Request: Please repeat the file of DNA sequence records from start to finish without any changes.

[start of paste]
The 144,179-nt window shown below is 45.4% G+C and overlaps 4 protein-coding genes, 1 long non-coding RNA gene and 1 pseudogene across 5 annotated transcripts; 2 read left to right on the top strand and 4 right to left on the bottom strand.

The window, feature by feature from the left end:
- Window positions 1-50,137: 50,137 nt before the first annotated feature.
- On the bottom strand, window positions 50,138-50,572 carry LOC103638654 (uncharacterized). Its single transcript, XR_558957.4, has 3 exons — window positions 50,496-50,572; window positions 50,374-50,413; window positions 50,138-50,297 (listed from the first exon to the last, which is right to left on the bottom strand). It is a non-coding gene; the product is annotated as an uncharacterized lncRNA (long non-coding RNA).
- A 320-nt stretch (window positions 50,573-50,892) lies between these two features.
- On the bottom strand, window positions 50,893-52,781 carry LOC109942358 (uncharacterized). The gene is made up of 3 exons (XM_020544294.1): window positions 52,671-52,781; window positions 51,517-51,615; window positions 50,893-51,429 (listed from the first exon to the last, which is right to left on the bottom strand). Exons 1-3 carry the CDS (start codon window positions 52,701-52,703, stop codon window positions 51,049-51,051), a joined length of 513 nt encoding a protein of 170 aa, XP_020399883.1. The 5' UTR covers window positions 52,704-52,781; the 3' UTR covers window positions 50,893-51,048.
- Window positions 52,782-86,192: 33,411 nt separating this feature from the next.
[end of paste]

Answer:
The 144,179-nt window shown below is 45.4% G+C and overlaps 4 protein-coding genes, 1 long non-coding RNA gene and 1 pseudogene across 5 annotated transcripts; 2 read left to right on the top strand and 4 right to left on the bottom strand.

The window, feature by feature from the left end:
- Window positions 1-50,137: 50,137 nt before the first annotated feature.
- On the bottom strand, window positions 50,138-50,572 carry LOC103638654 (uncharacterized). Its single transcript, XR_558957.4, has 3 exons — window positions 50,496-50,572; window positions 50,374-50,413; window positions 50,138-50,297 (listed from the first exon to the last, which is right to left on the bottom strand). It is a non-coding gene; the product is annotated as an uncharacterized lncRNA (long non-coding RNA).
- A 320-nt stretch (window positions 50,573-50,892) lies between these two features.
- On the bottom strand, window positions 50,893-52,781 carry LOC109942358 (uncharacterized). The gene is made up of 3 exons (XM_020544294.1): window positions 52,671-52,781; window positions 51,517-51,615; window positions 50,893-51,429 (listed from the first exon to the last, which is right to left on the bottom strand). Exons 1-3 carry the CDS (start codon window positions 52,701-52,703, stop codon window positions 51,049-51,051), a joined length of 513 nt encoding a protein of 170 aa, XP_020399883.1. The 5' UTR covers window positions 52,704-52,781; the 3' UTR covers window positions 50,893-51,048.
- Window positions 52,782-86,192: 33,411 nt separating this feature from the next.